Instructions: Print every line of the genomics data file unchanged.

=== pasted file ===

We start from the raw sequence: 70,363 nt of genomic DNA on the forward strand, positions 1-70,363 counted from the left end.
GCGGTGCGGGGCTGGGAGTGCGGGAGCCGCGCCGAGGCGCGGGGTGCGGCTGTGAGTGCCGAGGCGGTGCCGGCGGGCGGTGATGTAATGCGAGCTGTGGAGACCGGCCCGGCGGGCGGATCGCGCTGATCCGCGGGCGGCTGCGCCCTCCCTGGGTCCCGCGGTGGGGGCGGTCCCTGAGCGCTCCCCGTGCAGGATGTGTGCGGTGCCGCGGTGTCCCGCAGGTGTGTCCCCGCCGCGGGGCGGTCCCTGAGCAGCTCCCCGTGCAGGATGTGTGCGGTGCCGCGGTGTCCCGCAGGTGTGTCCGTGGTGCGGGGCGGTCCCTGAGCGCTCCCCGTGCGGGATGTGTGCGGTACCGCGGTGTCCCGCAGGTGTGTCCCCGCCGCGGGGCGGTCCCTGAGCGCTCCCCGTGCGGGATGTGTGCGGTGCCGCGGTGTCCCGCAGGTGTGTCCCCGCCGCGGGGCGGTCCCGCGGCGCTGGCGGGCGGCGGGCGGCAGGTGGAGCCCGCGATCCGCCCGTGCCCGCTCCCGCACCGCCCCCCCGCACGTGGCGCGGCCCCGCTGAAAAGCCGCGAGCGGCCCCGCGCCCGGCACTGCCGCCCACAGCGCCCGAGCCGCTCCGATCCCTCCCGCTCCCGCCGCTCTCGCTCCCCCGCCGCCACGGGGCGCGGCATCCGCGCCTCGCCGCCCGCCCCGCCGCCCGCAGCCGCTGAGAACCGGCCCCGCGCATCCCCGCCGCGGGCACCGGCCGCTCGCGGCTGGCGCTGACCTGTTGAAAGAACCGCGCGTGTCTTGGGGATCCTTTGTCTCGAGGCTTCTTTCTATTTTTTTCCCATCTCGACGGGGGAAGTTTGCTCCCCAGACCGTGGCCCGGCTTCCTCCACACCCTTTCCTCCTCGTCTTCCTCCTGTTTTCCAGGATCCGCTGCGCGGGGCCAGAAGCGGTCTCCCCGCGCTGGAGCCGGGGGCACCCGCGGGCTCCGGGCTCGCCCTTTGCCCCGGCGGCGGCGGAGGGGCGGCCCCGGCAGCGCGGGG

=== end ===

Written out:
We start from the raw sequence: 70,363 nt of genomic DNA on the forward strand, positions 1-70,363 counted from the left end.
GCGGTGCGGGGCTGGGAGTGCGGGAGCCGCGCCGAGGCGCGGGGTGCGGCTGTGAGTGCCGAGGCGGTGCCGGCGGGCGGTGATGTAATGCGAGCTGTGGAGACCGGCCCGGCGGGCGGATCGCGCTGATCCGCGGGCGGCTGCGCCCTCCCTGGGTCCCGCGGTGGGGGCGGTCCCTGAGCGCTCCCCGTGCAGGATGTGTGCGGTGCCGCGGTGTCCCGCAGGTGTGTCCCCGCCGCGGGGCGGTCCCTGAGCAGCTCCCCGTGCAGGATGTGTGCGGTGCCGCGGTGTCCCGCAGGTGTGTCCGTGGTGCGGGGCGGTCCCTGAGCGCTCCCCGTGCGGGATGTGTGCGGTACCGCGGTGTCCCGCAGGTGTGTCCCCGCCGCGGGGCGGTCCCTGAGCGCTCCCCGTGCGGGATGTGTGCGGTGCCGCGGTGTCCCGCAGGTGTGTCCCCGCCGCGGGGCGGTCCCGCGGCGCTGGCGGGCGGCGGGCGGCAGGTGGAGCCCGCGATCCGCCCGTGCCCGCTCCCGCACCGCCCCCCCGCACGTGGCGCGGCCCCGCTGAAAAGCCGCGAGCGGCCCCGCGCCCGGCACTGCCGCCCACAGCGCCCGAGCCGCTCCGATCCCTCCCGCTCCCGCCGCTCTCGCTCCCCCGCCGCCACGGGGCGCGGCATCCGCGCCTCGCCGCCCGCCCCGCCGCCCGCAGCCGCTGAGAACCGGCCCCGCGCATCCCCGCCGCGGGCACCGGCCGCTCGCGGCTGGCGCTGACCTGTTGAAAGAACCGCGCGTGTCTTGGGGATCCTTTGTCTCGAGGCTTCTTTCTATTTTTTTCCCATCTCGACGGGGGAAGTTTGCTCCCCAGACCGTGGCCCGGCTTCCTCCACACCCTTTCCTCCTCGTCTTCCTCCTGTTTTCCAGGATCCGCTGCGCGGGGCCAGAAGCGGTCTCCCCGCGCTGGAGCCGGGGGCACCCGCGGGCTCCGGGCTCGCCCTTTGCCCCGGCGGCGGCGGAGGGGCGGCCCCGGCAGCGCGGGG